rmc28: Rachel smiling against background of trees, with newly-cut short hair (Default)
We've been holidaying in York this week, just the four of us.  At some point I may post photos but right now I never want to move again.  What we did:
  • visited York's Chocolate Story
  • found a local playground for the children
  • found a man blowing enormous bubbles near the Minster
  • had lunch in the basement cafe of the Treasurer's House
  • found our way to Rowntree Park, and back again via the Millennium Bridge
  • took an evening boat tour
  • visited the National Railway Museum
  • took the bus to Castle Howard and spent a lovely day wandering the grounds
  • had a delicious meal at Mason's with an incredibly nice server
  • visited all three of the Barley Hall, Richard III Experience & Henry VII Experience, and walked around a large portion of the city walls
I couldn't help comparing with Bristol a year and two weeks earlier: short version is I was much less breathless, but much more easily tired.  However, I did at least have more stamina than in Llandudno 2.5 months ago.  I did crash one day mid-week and had to spend most of an afternoon and evening zonked out on the hotel bed.  Sadly that was the day we went to the NRM: I left early and got very little out of the time I did spend there, so I think I will need to go back again sometime.

I think that was the last time I will ever book all four of us into a single family room for more than one night; we all need more alone time than was possible to achieve, and I'm giving up on all but essential plans for the weekend as a result, plus it gets ever harder to get the children to sleep when we are still awake in the same room. (And they still wake up at least an hour before I want to.)  I think either adjoining hotel rooms or holiday cottages / apartments are the way to go, even if it does cost more.

rmc28: Rachel smiling against background of trees, with newly-cut short hair (Default)
Thursday we travelled down, dropped stuff in the hotel, and caught a bus to the far side of the Gardens to walk back through them; we very deliberately stayed outside of glasshouses and mostly in less-busy areas, and finished up with time for a good half hour or more in the play area before closing.

Friday it rained a lot. I got in a bit of time with the children at a nearby playground before the rain really got started, and then we went to the Musical Museum shortly after it opened at 11.  We enjoyed the tour of their musical automata, and the performance by the resident organist on the Wurlitzer over our lunch, although both children got a bit bored at different times.  It's a nice little museum and well worth a visit.

We then ambled a bit further along the road and enjoyed the London Museum of Water and Steam, which was much more noticeably child-friendly, and also full of fascinating exhibits, and many rooms and staircases and ramps.  Charles was really into the various hands-on pumps, Nico was mostly into exploring every room and staircase and ramp.  We had foursies there and when it closed, made the very damp dash back to our hotel.  When the rain died down a bit, Nico and I ventured out on a mission to find me a spare pair of trousers (unsuccessful) and food for supper (successful).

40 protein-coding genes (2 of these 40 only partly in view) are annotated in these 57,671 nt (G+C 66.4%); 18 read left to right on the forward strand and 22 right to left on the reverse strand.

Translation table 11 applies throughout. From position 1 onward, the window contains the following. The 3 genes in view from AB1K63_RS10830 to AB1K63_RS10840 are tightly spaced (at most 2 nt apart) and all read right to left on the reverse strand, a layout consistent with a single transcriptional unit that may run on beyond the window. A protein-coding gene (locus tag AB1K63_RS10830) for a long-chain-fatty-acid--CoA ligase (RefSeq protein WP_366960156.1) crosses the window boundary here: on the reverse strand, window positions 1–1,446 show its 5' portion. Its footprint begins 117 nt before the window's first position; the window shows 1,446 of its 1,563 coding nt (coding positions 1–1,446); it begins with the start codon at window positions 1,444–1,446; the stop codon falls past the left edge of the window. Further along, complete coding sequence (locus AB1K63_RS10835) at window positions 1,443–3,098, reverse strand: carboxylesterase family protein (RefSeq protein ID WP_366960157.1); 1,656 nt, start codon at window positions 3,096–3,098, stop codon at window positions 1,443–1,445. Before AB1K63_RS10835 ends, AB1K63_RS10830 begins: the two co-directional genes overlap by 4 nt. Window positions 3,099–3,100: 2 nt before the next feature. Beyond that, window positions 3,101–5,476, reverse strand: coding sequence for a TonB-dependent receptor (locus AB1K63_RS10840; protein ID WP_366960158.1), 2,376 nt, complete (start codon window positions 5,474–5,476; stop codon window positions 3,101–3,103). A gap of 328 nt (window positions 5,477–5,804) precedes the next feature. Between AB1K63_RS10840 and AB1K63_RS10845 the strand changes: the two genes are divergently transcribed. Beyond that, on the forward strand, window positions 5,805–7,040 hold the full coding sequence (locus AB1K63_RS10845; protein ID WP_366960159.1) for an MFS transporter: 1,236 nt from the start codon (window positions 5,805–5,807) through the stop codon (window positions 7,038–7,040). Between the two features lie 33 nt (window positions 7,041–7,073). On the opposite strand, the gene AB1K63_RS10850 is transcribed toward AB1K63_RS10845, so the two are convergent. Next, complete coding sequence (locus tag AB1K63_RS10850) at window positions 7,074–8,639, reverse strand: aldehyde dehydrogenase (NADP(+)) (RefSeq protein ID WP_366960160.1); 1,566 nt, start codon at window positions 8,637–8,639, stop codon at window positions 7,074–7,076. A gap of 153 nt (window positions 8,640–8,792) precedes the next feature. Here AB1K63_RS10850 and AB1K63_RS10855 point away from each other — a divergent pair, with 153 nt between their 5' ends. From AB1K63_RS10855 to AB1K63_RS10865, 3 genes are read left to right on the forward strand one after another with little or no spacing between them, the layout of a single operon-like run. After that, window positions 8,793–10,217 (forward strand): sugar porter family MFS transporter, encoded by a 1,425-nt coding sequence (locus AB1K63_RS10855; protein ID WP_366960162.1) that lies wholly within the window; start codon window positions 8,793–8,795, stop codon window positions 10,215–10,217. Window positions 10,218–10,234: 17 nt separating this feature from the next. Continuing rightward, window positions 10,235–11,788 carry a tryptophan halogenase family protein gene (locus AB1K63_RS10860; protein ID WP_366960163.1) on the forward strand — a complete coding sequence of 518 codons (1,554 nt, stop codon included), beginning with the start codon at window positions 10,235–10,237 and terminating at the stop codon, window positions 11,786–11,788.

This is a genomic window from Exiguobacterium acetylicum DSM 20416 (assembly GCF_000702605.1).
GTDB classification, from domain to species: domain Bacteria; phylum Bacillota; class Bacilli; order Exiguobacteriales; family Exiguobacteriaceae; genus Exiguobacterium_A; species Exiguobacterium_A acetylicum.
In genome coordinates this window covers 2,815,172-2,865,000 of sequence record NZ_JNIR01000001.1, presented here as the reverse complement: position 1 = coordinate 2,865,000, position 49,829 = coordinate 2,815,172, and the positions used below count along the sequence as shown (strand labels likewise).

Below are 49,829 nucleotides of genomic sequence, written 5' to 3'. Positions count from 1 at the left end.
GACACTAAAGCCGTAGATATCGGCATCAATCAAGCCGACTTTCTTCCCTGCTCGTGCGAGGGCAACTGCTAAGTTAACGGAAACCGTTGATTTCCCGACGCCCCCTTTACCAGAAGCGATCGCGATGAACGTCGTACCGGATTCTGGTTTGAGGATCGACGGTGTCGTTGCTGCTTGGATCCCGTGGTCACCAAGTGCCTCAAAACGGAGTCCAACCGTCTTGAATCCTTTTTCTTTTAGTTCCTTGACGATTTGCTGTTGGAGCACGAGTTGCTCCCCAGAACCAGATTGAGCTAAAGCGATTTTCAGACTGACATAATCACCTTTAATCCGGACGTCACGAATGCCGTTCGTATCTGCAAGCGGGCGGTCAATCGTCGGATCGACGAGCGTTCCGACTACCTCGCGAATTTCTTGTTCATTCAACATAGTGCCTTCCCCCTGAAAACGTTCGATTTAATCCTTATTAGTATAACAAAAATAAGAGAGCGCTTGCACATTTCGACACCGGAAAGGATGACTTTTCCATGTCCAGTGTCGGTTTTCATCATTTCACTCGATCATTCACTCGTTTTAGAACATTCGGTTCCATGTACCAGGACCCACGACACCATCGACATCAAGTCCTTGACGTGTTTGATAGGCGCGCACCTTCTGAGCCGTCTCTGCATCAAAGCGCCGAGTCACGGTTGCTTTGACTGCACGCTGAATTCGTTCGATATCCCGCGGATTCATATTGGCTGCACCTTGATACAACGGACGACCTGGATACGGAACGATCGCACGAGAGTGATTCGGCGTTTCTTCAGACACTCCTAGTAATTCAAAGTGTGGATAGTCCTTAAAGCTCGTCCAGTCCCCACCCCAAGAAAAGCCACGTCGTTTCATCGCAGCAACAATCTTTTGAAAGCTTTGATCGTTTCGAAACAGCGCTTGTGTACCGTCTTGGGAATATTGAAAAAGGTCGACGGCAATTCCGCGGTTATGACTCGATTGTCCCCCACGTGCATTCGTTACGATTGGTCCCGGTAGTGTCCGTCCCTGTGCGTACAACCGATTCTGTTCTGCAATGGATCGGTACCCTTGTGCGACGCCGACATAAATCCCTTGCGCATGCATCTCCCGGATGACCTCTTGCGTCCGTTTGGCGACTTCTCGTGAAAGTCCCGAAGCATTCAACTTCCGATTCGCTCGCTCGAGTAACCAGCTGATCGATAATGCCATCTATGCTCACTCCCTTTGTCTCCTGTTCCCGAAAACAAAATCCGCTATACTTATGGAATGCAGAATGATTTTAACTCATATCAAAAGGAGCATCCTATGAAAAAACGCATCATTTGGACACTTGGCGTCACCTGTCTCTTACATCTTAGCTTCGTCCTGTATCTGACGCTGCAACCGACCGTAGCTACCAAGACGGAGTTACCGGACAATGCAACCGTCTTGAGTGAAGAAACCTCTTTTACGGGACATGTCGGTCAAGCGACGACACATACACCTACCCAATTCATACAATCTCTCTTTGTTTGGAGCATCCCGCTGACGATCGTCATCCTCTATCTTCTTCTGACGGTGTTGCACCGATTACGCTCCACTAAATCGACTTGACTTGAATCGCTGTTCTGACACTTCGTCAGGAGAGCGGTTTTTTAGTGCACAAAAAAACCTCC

Saturday morning we returned to the playground and then to Water and Steam.  The latter had various engines in steam over the day, and the tiny on-site railway had a little train running on it, more or less on demand.  We dragged ourselves away after lunch, and had a fairly tedious journey back across London and home to Cambridge where we all more or less went flop.

I did take some photos on both my phone and my little point-and-shoot camera, and at some point I may post my favourites, but sorting them out is another chore ...
rmc28: Rachel smiling against background of trees, with newly-cut short hair (Default)
notes for self about what we did on each day
list )
rmc28: Rachel smiling against background of trees, with newly-cut short hair (Default)
We spent most of a week in Sheffield, which was nice and sunny when we arrived and when we left, and rained most of the rest of the time. 

Our accommodation was a family room in a travelodge, very near the Ponds Forge swimming pool, which we visited several times and enjoyed greatly.  There's a little toddler pool (strictly under-8s, constant supervision), and a big main pool with an intermittent wave machine and a 'river' running all around the outside.  There are also two flumes but I was engaged with N on my first visit and they were shut on my second.  N went from terrified of the pool on his first visit to gleeful wading and sliding until he was turning blue with cold at the end of the last.

For getting around, we bought week-long "Citywide" (for adults) and "Getabout" (for children) train+tram tickets, which did the job nicely (except I made a mistake on the first day and bought the wrong sort for a day, which was nearly £20 we didn't need to spend, sigh).  Travel to and from was by prebooked trains, with sets of four seats reserved each way on the long leg from Sheffield to Ely.  Strictly, we don't need to buy a ticket for Nico as he is clearly under five.  Practically however, he doesn't sit on anyone's lap for long, and it's much easier to manage both the children if we have a set of four seats to ourselves, rather than trying to work around a complete stranger in the fourth seat.